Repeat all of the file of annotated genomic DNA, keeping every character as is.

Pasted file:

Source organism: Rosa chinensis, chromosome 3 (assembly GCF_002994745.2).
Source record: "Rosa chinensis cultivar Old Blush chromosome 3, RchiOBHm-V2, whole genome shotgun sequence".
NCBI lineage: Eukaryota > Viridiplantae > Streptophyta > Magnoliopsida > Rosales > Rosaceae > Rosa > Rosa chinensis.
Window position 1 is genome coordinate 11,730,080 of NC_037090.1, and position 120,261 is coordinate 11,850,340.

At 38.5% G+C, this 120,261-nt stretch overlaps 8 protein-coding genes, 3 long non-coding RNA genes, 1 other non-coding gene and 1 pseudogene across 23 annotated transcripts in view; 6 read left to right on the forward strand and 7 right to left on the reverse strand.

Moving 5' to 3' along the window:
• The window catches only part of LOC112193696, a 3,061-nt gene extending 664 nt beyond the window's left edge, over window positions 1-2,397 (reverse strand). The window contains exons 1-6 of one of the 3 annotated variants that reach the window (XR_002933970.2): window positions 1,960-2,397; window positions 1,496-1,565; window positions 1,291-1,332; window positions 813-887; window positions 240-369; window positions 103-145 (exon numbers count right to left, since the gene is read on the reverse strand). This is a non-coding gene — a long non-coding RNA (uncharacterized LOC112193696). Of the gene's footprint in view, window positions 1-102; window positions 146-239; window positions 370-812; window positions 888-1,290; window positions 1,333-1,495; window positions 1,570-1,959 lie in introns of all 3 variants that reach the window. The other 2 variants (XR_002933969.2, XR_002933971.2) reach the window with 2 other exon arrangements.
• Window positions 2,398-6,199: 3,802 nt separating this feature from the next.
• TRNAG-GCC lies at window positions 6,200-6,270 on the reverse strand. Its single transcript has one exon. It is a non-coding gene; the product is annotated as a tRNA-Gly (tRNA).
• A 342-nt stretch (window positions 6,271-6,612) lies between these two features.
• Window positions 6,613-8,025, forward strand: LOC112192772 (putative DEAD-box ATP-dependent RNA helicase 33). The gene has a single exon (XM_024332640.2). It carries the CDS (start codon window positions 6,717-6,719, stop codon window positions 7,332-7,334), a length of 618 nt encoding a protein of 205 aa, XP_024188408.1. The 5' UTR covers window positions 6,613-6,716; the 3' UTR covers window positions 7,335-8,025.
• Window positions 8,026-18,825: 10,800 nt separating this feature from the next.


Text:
Source organism: Rosa chinensis, chromosome 3 (assembly GCF_002994745.2).
Source record: "Rosa chinensis cultivar Old Blush chromosome 3, RchiOBHm-V2, whole genome shotgun sequence".
NCBI lineage: Eukaryota > Viridiplantae > Streptophyta > Magnoliopsida > Rosales > Rosaceae > Rosa > Rosa chinensis.
Window position 1 is genome coordinate 11,730,080 of NC_037090.1, and position 120,261 is coordinate 11,850,340.

At 38.5% G+C, this 120,261-nt stretch overlaps 8 protein-coding genes, 3 long non-coding RNA genes, 1 other non-coding gene and 1 pseudogene across 23 annotated transcripts in view; 6 read left to right on the forward strand and 7 right to left on the reverse strand.

Moving 5' to 3' along the window:
• The window catches only part of LOC112193696, a 3,061-nt gene extending 664 nt beyond the window's left edge, over window positions 1-2,397 (reverse strand). The window contains exons 1-6 of one of the 3 annotated variants that reach the window (XR_002933970.2): window positions 1,960-2,397; window positions 1,496-1,565; window positions 1,291-1,332; window positions 813-887; window positions 240-369; window positions 103-145 (exon numbers count right to left, since the gene is read on the reverse strand). This is a non-coding gene — a long non-coding RNA (uncharacterized LOC112193696). Of the gene's footprint in view, window positions 1-102; window positions 146-239; window positions 370-812; window positions 888-1,290; window positions 1,333-1,495; window positions 1,570-1,959 lie in introns of all 3 variants that reach the window. The other 2 variants (XR_002933969.2, XR_002933971.2) reach the window with 2 other exon arrangements.
• Window positions 2,398-6,199: 3,802 nt separating this feature from the next.
• TRNAG-GCC lies at window positions 6,200-6,270 on the reverse strand. Its single transcript has one exon. It is a non-coding gene; the product is annotated as a tRNA-Gly (tRNA).
• A 342-nt stretch (window positions 6,271-6,612) lies between these two features.
• Window positions 6,613-8,025, forward strand: LOC112192772 (putative DEAD-box ATP-dependent RNA helicase 33). The gene has a single exon (XM_024332640.2). It carries the CDS (start codon window positions 6,717-6,719, stop codon window positions 7,332-7,334), a length of 618 nt encoding a protein of 205 aa, XP_024188408.1. The 5' UTR covers window positions 6,613-6,716; the 3' UTR covers window positions 7,335-8,025.
• Window positions 8,026-18,825: 10,800 nt separating this feature from the next.